#***************************************************************** # Code Strategies: Weekly #****************************************************************** retw = data.weekly$prices / mlag(data.weekly$prices) - 1 weightw = coredata(prices) weightw[] = NA for( i in week.ends[week.ends >= (63 + 1)] ) { # map j = which(index(ret[i,]) == index(retw)) # one quarter = 13 weeks hist = retw[ (j- 13 +1):j, ] # create historical input assumptions ia = create.historical.ia(hist, 52) s0 = apply(coredata(hist),2,sd) ia$cov = cor(coredata(hist), use='complete.obs',method='pearson') * (s0 %*% t(s0)) weightw[i,] = min.risk.portfolio(ia, constraints) } data$weight[] = weightw capital = 100000 data$weight[] = (capital / prices) * data$weight min.var.weekly = bt.run(data, type='share', capital=capital) #***************************************************************** # Create Report #****************************************************************** plotbt.custom.report.part(min.var.weekly, min.var.daily, equal.weight) # plot Daily and Weekly transition maps layout(1:2) plotbt.transition.map(min.var.daily$weight) legend('topright', legend = 'min.var.daily', bty = 'n') plotbt.transition.map(min.var.weekly$weight) legend('topright', legend = 'min.var.weekly', bty = 'n')

I find it very interesting that the Minimum Variance portfolios constructed using daily returns to create input assumptions are way different from the Minimum Variance portfolios constructed using weekly returns to create input assumptions. One possible explanation for this discrepancy was examined by Pat Burns in the The volatility mystery continues post.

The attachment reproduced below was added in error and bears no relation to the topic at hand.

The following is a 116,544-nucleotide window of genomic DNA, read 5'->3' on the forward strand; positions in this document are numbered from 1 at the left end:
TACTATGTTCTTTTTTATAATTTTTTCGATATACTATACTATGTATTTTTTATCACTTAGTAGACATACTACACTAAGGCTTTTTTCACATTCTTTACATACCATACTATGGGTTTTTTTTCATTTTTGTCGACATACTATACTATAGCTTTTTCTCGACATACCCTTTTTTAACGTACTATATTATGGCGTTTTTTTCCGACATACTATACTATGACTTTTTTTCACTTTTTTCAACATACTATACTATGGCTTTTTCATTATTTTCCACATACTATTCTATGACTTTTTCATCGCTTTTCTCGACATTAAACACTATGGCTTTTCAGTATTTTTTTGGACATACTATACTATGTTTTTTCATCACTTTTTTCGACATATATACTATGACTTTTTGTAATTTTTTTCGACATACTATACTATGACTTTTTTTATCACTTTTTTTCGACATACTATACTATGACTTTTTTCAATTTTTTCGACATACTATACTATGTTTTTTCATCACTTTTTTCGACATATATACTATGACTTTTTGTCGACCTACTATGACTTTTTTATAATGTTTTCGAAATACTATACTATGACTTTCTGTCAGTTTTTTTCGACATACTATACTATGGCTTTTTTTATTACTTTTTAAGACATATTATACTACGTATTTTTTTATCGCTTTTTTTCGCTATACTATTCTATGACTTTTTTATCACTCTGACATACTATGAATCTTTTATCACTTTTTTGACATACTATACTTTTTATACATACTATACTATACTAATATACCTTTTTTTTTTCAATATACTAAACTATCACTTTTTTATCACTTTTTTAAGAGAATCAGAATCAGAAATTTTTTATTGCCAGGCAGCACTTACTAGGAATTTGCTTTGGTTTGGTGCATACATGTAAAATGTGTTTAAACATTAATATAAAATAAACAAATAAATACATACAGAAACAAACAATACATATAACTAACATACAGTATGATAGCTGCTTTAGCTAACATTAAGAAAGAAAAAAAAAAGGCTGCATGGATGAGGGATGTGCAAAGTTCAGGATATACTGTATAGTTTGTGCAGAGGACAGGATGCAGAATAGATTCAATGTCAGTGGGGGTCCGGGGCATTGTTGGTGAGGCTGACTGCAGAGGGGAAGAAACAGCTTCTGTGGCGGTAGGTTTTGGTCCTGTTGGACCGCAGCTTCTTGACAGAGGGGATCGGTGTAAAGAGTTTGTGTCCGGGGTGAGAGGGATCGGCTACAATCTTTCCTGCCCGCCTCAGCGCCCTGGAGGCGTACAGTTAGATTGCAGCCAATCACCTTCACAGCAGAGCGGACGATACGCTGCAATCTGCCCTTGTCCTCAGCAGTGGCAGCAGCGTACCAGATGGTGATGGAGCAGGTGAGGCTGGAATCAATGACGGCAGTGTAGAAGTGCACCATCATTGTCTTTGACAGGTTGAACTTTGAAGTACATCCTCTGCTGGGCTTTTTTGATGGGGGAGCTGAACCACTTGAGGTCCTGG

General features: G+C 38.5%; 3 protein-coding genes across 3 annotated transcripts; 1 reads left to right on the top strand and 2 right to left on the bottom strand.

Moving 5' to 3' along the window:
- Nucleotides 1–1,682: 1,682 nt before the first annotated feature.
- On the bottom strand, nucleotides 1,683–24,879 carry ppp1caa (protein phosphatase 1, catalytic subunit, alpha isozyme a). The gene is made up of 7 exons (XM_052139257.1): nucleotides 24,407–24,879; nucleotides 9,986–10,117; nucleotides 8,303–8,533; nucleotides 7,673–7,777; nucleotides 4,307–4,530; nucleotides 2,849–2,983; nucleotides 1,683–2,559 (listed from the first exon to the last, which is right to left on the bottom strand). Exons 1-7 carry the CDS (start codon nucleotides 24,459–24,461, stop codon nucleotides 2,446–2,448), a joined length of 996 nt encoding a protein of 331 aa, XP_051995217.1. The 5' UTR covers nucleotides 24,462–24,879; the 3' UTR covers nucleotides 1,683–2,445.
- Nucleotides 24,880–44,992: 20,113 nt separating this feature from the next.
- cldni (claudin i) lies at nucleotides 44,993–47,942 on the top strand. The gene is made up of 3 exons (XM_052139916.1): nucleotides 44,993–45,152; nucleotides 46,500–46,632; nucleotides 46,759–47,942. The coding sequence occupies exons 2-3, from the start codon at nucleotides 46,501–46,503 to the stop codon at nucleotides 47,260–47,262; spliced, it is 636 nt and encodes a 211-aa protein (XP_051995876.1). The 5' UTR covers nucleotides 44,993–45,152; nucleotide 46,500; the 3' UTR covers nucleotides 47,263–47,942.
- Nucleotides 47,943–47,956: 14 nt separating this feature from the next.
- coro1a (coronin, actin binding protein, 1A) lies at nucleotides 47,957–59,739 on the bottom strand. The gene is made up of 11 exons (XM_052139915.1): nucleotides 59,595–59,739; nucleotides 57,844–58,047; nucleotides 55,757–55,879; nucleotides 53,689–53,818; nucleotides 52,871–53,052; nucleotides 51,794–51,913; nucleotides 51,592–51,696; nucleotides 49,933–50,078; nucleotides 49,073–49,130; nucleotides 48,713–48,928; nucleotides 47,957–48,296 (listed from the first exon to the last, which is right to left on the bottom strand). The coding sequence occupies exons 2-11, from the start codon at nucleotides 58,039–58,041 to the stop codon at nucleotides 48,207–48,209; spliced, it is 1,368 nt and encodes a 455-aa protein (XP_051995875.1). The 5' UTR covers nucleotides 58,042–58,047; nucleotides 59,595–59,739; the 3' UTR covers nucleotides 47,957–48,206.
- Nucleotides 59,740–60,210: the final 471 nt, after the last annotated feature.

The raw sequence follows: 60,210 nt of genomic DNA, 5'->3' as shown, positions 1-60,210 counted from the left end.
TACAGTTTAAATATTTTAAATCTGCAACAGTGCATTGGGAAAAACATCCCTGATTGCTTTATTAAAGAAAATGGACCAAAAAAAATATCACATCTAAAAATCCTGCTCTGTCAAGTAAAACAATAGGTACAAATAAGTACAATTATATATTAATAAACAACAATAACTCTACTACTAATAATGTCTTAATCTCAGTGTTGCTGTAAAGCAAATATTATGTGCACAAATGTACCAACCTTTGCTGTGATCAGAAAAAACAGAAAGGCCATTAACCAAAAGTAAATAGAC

There are a few ways I suggest you can play with this code:

- make covariance matrix estimate more stable, use the Ledoit-Wolf covariance shrinkage estimator from tawny package

ia$cov = tawny::cov.shrink(hist)

- use different investment universe
- consider different rebalancing schedule
- consider different risk measures. for example, I discussed and implemented following risk measures in the series of posts about Asset Allocation:
- min.maxloss.portfolio
- min.mad.portfolio
- min.cvar.portfolio
- min.cdar.portfolio
- min.mad.downside.portfolio
- min.risk.downside.portfolio

To view the complete source code for this example, please have a look at the bt.min.var.test() function in bt.test.r at github.

To**leave a comment**for the author, please follow the link and comment on his blog:**Systematic Investor » R**.

R-bloggers.com offers**daily e-mail updates**about R news and tutorials on topics such as: visualization (ggplot2, Boxplots, maps, animation), programming (RStudio, Sweave, LaTeX, SQL, Eclipse, git, hadoop, Web Scraping) statistics (regression, PCA, time series, trading) and more...